Now that’s a question I’ve been contemplating long and hard lately. Why live in Joburg if you can have Table Mountain, the beach and Boulders’ penguins right at your doorstep? I guess the other question worth asking is: “What’s keeping us in Gauteng?” Well, work, for starters. Especially when it comes to Wikus’ job. And more affordable properties with the bonus of having a garden for the kids to run around in. Still, Cape Town and its surrounds has a certain romance attached to it. One that we continue to dream about. What do the experts say, though?
According to data from Lightstone Property, Johannesburg and Cape Town are the two most popular cities to relocate to when living in South Africa. Vanessa Rodgers and Katherine Graham writes that while coastal regions may still be in favour thanks to Covid-19-induced semigration, there are other reasons why you might be tempted to move to either of these cities too.
Next-level career opportunities in Joburg
It’s no secret that salaries in Johannesburg are higher, with online job aggregator Adzuna estimating that salaries for executive jobs in Joburg are 18% higher than those for jobs in Cape Town. “Not only are average salaries for managerial staff higher, but there are more varied jobs in Gauteng across a number of different sectors,” says Executive Placements director Charles Edelstein. “If you’re an entrepreneur, Joburg is also the place to be because of the high concentration of wealth and the opportunities for doing business there.”
Joburg comes with more reasonable property prices
Another plus of living in Gauteng is the lower property prices compared to the Western Cape. “You can buy a much bigger house in Joburg for the same price as you’d pay in Cape Town,” he says. A four-bedroomed house in Parkwood in Johannesburg costs in the region of R4 995 million right now, compared to a price tag of R4 95 million for a two-bedroomed house in Upper Wynberg, Cape Town. Young professionals who wish to buy property for the first time may find it easier to do so in Joburg, while also relishing the opportunities for greater professional growth.
There’s no doubt that Joburg is a city that buzzes with life and young people will feel drawn to its energy, particularly when it comes to art, culture and the night scene. Newtown in particular, is a cultural magnet – home to the Market Theatre, Rembrandt Gallery and the Worker’s Museum. Joburg is also known as a much friendlier city than Cape Town, so it’s easier to make friends and settle in quickly without the customary ‘waiting period’ that newcomers to Cape Town are subjected to, says Edelstein. I might differ from him on that, following a recent visit to Cape Town. Yes, the Mother City might be clicky and it might be difficult to make friends there, but Cape Town is buzzing just as much when it comes to restaurants and night life. From incredible cuisine, tapas-style dining, wine farms and wine tastings to secret gin bars, underground pasta bars and more. Cape Town’s CBD is certainly the place to be when you’re keen on exploring the cultures and flavours of the Mother City.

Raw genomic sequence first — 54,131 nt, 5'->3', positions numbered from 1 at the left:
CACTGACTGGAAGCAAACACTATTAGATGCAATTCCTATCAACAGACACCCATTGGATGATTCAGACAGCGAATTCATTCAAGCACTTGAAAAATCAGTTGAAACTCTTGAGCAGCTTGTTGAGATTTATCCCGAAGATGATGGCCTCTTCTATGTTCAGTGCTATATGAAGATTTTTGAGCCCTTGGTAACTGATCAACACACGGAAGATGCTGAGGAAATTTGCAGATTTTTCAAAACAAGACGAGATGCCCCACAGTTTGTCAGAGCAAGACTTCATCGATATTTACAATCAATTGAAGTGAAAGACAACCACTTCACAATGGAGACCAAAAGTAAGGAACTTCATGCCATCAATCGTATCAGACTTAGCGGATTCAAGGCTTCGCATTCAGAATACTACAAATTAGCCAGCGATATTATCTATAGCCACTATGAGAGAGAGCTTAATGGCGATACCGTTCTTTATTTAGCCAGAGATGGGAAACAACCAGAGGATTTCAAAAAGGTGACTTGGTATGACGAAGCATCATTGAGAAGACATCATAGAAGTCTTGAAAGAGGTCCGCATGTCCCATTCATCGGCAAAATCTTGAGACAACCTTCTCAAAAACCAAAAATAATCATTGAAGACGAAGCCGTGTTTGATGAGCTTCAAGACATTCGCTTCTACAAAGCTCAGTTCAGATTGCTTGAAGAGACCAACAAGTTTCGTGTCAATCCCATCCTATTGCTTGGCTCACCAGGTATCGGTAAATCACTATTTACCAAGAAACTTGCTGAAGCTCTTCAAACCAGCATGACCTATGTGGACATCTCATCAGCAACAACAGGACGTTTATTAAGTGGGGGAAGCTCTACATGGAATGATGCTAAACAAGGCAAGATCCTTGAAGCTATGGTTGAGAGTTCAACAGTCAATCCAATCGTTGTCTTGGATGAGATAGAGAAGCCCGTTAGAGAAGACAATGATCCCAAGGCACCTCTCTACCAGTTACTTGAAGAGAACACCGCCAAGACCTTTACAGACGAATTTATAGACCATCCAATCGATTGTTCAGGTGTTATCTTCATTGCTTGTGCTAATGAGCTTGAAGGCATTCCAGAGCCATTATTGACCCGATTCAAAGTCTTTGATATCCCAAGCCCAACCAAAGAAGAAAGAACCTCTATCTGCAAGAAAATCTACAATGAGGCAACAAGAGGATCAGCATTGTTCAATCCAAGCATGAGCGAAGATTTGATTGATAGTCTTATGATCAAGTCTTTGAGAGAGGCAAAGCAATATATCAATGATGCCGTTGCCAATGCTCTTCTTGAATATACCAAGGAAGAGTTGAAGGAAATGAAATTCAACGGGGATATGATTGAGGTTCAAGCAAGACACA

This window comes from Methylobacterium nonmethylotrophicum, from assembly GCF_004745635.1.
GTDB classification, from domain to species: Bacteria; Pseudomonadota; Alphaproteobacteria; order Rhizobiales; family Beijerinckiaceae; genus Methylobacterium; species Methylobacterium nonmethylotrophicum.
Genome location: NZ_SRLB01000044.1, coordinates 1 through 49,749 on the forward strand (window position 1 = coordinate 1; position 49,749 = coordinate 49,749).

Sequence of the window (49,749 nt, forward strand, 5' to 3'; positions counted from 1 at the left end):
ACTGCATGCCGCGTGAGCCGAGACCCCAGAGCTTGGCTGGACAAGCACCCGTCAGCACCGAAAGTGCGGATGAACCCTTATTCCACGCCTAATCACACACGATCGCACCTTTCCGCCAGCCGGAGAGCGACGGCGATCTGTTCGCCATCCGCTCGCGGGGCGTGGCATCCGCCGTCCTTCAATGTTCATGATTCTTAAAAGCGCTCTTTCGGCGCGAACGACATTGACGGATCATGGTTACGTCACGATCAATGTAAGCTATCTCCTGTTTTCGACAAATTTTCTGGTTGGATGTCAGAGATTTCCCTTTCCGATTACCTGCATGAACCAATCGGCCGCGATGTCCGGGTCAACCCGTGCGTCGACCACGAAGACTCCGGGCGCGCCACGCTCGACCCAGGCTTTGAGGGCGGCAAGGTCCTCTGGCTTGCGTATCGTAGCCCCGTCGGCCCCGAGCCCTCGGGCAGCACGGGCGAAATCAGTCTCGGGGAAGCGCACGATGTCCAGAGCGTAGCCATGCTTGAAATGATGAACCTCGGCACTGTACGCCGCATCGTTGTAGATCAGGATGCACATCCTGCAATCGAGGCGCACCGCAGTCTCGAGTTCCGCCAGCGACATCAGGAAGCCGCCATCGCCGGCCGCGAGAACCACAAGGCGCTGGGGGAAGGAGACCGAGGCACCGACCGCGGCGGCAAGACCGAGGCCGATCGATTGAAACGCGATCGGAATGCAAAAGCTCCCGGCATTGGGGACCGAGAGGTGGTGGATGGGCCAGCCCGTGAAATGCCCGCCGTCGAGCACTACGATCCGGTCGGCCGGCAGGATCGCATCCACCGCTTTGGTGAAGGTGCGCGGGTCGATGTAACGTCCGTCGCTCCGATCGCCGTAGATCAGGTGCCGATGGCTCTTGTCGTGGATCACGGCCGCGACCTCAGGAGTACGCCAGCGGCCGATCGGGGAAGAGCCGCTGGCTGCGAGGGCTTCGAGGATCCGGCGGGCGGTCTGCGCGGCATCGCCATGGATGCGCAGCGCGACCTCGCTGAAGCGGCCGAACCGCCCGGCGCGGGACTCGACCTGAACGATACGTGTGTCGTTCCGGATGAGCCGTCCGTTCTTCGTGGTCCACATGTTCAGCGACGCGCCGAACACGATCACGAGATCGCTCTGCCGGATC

Coastal living a major drawcard
For retirees and those with young families, Cape Town’s laidback lifestyle is difficult to beat. “People move to Cape Town for the superior work-life balance and because of the abundance of beautiful outdoor spaces – including beaches, mountains and wine farms,” says Edelstein.
Since the disruption of the pandemic, many professionals are working remotely, which makes it easier for them to semigrate to Cape Town or the coastal regions of KwaZulu-Natal, such as Ballito and Umhlanga. “Some only need to travel up to Gauteng once a month to interface with clients and would rather have the better lifestyle near the coast on an everyday basis,” he enthuses.
I agree 100% with this sentiment and would happily exchange the rushed city life for a better balanced life on the outskirts of Cape Town. Even if it means we have to downgrade in size when it comes to property.
Better service delivery than Joburg
The Western Cape is also known to be a well-run province, making it attractive to those wishing to leave the crime and grime of Joburg. This is why Cape Town is the most popular city to relocate to, according to SEEFF Properties, followed by KZN’s North Coast and the Garden Route. “Parents want to live in a city where their children can play outdoors and feel safe,” says Edelstein, “and they want to know their taxes are being spent well to fix roads and keep neighbourhoods clean.”
We’ve seen this firsthand with both Wikus and my parents having moved down to the Garden Route in recent years. Service delivery from municipalities like Mossel Bay’s are hard to beat.
Cape Town has a wide range of schools to choose from and the quality of education is excellent, which is often a huge motivator for families considering relocating. Western Cape schools consistently perform well in matric examinations, with many of the best schools in the country to be found there. Somerset College has reported that 30% of their admissions are from families moving from Gauteng, many of whom send their children ahead to stay in the school’s boarding house.
Check your priorities
Before making the move to another city, make sure you’ve taken the following into consideration:
Cost of living: Find out how much it will cost to live there. Even if the salary is better, you may find that cancelled out by higher living costs, including accommodation and eating out.
Commute: No one wants to get stuck in traffic for hours. Find out how long it will take to get to work, factoring in the school drop-off too if that applies.
Lifestyle: What will the quality of life be like in your new city? This will depend if you’re into retail therapy or someone who prefers outdoor pursuits.
Support network: Will you have family nearby to help you or be able to join a community of like-minded people in your new city?